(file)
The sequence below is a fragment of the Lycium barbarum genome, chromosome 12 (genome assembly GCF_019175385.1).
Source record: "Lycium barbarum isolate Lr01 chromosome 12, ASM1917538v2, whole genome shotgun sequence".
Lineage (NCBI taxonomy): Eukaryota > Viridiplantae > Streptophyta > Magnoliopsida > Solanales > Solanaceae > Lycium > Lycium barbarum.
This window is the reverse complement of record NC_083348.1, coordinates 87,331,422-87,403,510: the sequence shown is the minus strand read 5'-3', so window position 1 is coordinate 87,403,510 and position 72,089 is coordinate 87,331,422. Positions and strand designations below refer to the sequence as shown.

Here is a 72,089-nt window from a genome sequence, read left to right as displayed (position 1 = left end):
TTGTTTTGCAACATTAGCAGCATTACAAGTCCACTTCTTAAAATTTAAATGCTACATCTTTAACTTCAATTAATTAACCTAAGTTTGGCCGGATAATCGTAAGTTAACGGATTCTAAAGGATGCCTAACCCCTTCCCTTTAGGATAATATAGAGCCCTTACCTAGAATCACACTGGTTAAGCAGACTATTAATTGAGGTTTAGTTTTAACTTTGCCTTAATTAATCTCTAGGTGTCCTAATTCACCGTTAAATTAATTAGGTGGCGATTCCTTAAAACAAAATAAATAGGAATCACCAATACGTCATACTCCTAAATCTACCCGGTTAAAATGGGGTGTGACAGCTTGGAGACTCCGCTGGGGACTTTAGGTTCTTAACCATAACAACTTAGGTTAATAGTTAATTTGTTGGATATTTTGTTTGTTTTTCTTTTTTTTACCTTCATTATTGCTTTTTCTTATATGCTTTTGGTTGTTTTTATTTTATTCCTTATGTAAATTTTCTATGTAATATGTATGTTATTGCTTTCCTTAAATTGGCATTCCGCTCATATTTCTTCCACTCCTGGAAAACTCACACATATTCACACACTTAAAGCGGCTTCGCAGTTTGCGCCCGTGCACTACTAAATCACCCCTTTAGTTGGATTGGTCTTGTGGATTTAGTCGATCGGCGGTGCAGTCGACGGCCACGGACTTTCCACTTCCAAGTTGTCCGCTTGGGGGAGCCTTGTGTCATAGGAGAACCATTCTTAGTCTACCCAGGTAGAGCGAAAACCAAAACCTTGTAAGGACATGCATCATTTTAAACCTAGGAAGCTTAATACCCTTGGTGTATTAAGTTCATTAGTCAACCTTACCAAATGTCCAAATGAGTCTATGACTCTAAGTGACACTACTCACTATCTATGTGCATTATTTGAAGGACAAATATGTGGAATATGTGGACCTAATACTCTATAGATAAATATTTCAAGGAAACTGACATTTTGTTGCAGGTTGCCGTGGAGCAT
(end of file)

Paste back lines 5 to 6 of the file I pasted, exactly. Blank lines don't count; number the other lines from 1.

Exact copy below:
Here is a 72,089-nt window from a genome sequence, read left to right as displayed (position 1 = left end):
TTGTTTTGCAACATTAGCAGCATTACAAGTCCACTTCTTAAAATTTAAATGCTACATCTTTAACTTCAATTAATTAACCTAAGTTTGGCCGGATAATCGTAAGTTAACGGATTCTAAAGGATGCCTAACCCCTTCCCTTTAGGATAATATAGAGCCCTTACCTAGAATCACACTGGTTAAGCAGACTATTAATTGAGGTTTAGTTTTAACTTTGCCTTAATTAATCTCTAGGTGTCCTAATTCACCGTTAAATTAATTAGGTGGCGATTCCTTAAAACAAAATAAATAGGAATCACCAATACGTCATACTCCTAAATCTACCCGGTTAAAATGGGGTGTGACAGCTTGGAGACTCCGCTGGGGACTTTAGGTTCTTAACCATAACAACTTAGGTTAATAGTTAATTTGTTGGATATTTTGTTTGTTTTTCTTTTTTTTACCTTCATTATTGCTTTTTCTTATATGCTTTTGGTTGTTTTTATTTTATTCCTTATGTAAATTTTCTATGTAATATGTATGTTATTGCTTTCCTTAAATTGGCATTCCGCTCATATTTCTTCCACTCCTGGAAAACTCACACATATTCACACACTTAAAGCGGCTTCGCAGTTTGCGCCCGTGCACTACTAAATCACCCCTTTAGTTGGATTGGTCTTGTGGATTTAGTCGATCGGCGGTGCAGTCGACGGCCACGGACTTTCCACTTCCAAGTTGTCCGCTTGGGGGAGCCTTGTGTCATAGGAGAACCATTCTTAGTCTACCCAGGTAGAGCGAAAACCAAAACCTTGTAAGGACATGCATCATTTTAAACCTAGGAAGCTTAATACCCTTGGTGTATTAAGTTCATTAGTCAACCTTACCAAATGTCCAAATGAGTCTATGACTCTAAGTGACACTACTCACTATCTATGTGCATTATTTGAAGGACAAATATGTGGAATATGTGGACCTAATACTCTATAGATAAATATTTCAAGGAAACTGACATTTTGTTGCAGGTTGCCGTGGAGCAT